- Brewing method – A longer brewing time extracts more caffeine from the beans. For example, espresso has less caffeine than drip-brew coffee because it takes less time to make.
If you’re out shopping for coffee with a powerful kick, check out these brands:
- Death Wish Coffee – Best high-caffeine coffee beans
- Lavazza Espresso Barista Gran Crema – Best for espresso machines
- Perfect Samplers High-Caffeine Coffee Pods Variety Pack – Best high-caffeine pods
Caffeine in Tea
Now, let’s see how much caffeine is there in tea.
How It Works
Tea contains more caffeine than a coffee per unit of weight. Still, many caffeine addicts prefer coffee. So you might be wondering why:
- How tea leaves are treated after harvesting can affect the caffeine content: black tea, green tea, white tea, and so on.
- The number of leaves used when brewing the tea also has ab impact on the caffeine content, just like adding more coffee grounds results in a stronger coffee.
- The brewing method may affect the caffeine concentration in your cup of tea.
The hot water used for tea rarely (if ever) reaches the temperatures of coffee machines, so less caffeine will be extracted.
That’s why boiling water creates stronger tea, while cold-brew tea contains very little or no caffeine.
With so many variables, it’s no wonder that people prefer coffee since it’s easier to make, even coffee types that requires a more hands-on approach, such as pour-over coffee.
Best Tea for Caffeine Addicts
Leaves can greatly impact the amount of tea caffeine, even those harvested from the same plant:
- Black tea – leaves are oxidized and dried, leading to a higher concentration of caffeine that’s also easier to extract.
- Green tea – leaves are simply withered and dried, resulting in lower caffeine contents.
- White tea – leaves are semi-oxidized, so the caffeine level will be somewhere between black and green tea.
So, to make the strongest tea, you need to boil black tea leaves and use as many as possible. Or, if you prefer the weakest tea to limit your caffeine intake, be sure to cold-brew white tea leaves and use as little of them as possible (just enough to add flavor).
If you’re looking for excellent tea choices that can help you with your caffeine cravings, check these out:
- Bigelow Constant Comment Caffeinated Black Tea Bags – Best black tea bags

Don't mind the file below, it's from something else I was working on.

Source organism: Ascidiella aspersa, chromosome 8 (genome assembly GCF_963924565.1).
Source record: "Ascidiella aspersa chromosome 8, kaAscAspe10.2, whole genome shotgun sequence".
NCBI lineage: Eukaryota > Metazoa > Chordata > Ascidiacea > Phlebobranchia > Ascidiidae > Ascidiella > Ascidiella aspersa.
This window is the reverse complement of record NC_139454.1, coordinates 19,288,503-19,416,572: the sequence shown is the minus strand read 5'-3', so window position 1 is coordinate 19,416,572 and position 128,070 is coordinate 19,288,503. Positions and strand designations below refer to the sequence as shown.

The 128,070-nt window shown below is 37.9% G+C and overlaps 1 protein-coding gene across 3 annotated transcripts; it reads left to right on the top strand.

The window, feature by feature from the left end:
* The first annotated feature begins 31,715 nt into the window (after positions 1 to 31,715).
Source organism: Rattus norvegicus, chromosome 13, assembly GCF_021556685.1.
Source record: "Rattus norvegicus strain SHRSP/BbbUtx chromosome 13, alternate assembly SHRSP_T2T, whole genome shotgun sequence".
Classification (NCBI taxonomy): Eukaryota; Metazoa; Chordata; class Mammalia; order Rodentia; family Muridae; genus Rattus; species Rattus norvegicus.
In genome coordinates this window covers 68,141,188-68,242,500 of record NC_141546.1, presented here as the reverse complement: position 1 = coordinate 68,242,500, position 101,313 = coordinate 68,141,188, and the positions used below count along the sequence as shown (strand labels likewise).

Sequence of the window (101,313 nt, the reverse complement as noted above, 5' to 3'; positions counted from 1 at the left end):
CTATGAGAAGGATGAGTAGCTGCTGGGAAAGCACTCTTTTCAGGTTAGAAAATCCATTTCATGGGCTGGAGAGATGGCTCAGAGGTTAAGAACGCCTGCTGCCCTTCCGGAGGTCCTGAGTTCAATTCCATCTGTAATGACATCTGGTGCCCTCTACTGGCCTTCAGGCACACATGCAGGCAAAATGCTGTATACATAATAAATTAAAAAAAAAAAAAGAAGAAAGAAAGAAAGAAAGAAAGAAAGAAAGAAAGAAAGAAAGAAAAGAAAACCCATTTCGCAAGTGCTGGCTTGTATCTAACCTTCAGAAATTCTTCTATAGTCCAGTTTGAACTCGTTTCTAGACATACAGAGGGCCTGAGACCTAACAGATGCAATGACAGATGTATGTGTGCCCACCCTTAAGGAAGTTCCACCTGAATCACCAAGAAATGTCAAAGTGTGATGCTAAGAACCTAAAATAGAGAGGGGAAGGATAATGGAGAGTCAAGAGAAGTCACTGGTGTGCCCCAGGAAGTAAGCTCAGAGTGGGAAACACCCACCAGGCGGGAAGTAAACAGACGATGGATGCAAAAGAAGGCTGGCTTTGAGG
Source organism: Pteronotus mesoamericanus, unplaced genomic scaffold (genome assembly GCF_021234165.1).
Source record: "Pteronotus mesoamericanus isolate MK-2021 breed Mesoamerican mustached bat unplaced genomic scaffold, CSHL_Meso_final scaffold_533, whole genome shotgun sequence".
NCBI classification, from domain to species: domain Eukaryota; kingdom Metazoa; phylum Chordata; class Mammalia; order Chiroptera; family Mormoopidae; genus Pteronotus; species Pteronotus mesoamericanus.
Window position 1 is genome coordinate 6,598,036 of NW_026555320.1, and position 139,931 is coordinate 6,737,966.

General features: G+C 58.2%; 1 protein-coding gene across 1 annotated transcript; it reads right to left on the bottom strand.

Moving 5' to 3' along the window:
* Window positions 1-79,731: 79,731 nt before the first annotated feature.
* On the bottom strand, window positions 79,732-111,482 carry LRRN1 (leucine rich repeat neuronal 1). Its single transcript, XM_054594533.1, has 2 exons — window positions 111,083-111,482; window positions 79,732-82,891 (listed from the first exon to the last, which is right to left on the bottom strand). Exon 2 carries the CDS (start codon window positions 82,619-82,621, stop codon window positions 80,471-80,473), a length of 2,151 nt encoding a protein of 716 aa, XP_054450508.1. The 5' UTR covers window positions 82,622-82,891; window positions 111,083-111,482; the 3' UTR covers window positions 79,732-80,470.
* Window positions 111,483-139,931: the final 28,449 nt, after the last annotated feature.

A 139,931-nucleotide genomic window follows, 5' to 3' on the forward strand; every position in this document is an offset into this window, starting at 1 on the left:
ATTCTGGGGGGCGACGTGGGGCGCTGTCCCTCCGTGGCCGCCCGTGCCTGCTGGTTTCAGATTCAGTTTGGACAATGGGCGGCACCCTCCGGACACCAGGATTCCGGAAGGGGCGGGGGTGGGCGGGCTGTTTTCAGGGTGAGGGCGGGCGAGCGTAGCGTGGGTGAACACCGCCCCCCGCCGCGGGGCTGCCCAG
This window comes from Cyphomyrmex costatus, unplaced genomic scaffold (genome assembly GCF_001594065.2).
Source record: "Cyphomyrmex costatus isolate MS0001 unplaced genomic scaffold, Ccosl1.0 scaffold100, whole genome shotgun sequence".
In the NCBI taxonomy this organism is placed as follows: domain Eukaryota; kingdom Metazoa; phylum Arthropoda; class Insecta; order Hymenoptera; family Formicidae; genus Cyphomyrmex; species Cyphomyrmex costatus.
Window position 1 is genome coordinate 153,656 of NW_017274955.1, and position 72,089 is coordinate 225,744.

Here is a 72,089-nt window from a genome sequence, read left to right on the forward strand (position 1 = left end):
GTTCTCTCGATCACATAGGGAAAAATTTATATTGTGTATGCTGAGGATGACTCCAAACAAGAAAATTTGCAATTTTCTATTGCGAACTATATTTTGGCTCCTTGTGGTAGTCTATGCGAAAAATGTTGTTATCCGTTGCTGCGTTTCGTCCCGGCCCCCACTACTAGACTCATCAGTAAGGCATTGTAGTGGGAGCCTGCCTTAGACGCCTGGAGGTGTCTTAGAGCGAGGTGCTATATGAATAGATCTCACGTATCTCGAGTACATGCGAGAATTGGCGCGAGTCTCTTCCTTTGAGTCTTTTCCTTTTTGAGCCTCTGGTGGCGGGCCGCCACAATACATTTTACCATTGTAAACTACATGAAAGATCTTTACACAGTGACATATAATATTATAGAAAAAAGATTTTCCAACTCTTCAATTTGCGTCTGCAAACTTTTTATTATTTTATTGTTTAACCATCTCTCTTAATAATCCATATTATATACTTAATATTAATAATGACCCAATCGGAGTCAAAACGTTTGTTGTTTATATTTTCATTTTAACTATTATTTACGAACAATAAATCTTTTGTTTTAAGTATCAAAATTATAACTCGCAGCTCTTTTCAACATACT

- Stash Tea Organic Breakfast Blend Black Tea – Best loose leaf tea
- The Tea Republic Black Tea – Best flavored black tea
Caffeine in Tea vs Coffee (FAQ)
Discover more useful information about caffeine in tea vs coffee:
Are tea caffeine and coffee caffeine different?
In chemical composition, caffeine in tea and coffee is the same. But it varies by concentration – coffee generally has more caffeine than tea.
Which has higher caffeine, tea or coffee?
Coffee has a significantly higher caffeine concentration than tea. But tea leaves have almost twice the amount of caffeine as coffee beans per unit of weight.
Does caffeine have any other names?
Yes, caffeine is also known as guaranine, methyltheobromine, 1,3,7-trimethylxanthine, 7-methyltheophylline, and theine.
Can you overdose on caffeine?
Yes. A fatal amount of caffeine has been reported at 80 to 100 micrograms/ml blood levels, which might be obtained from ingesting around 10 grams or more.
Caffeine in Tea vs Coffee (Verdict)
So, which one should you choose?
Coffee is probably the better choice if you need a quick caffeine fix. It’s also easier to make, and there are more ways to customize the strength of your cup.
On the other hand, if you’re looking for something a bit healthier and less acidic, tea might be the way to go. It also has a wider range of flavors, so you can find something that suits your taste buds perfectly.
In the end, it all comes down to personal preference, so try out both and see which one you like best.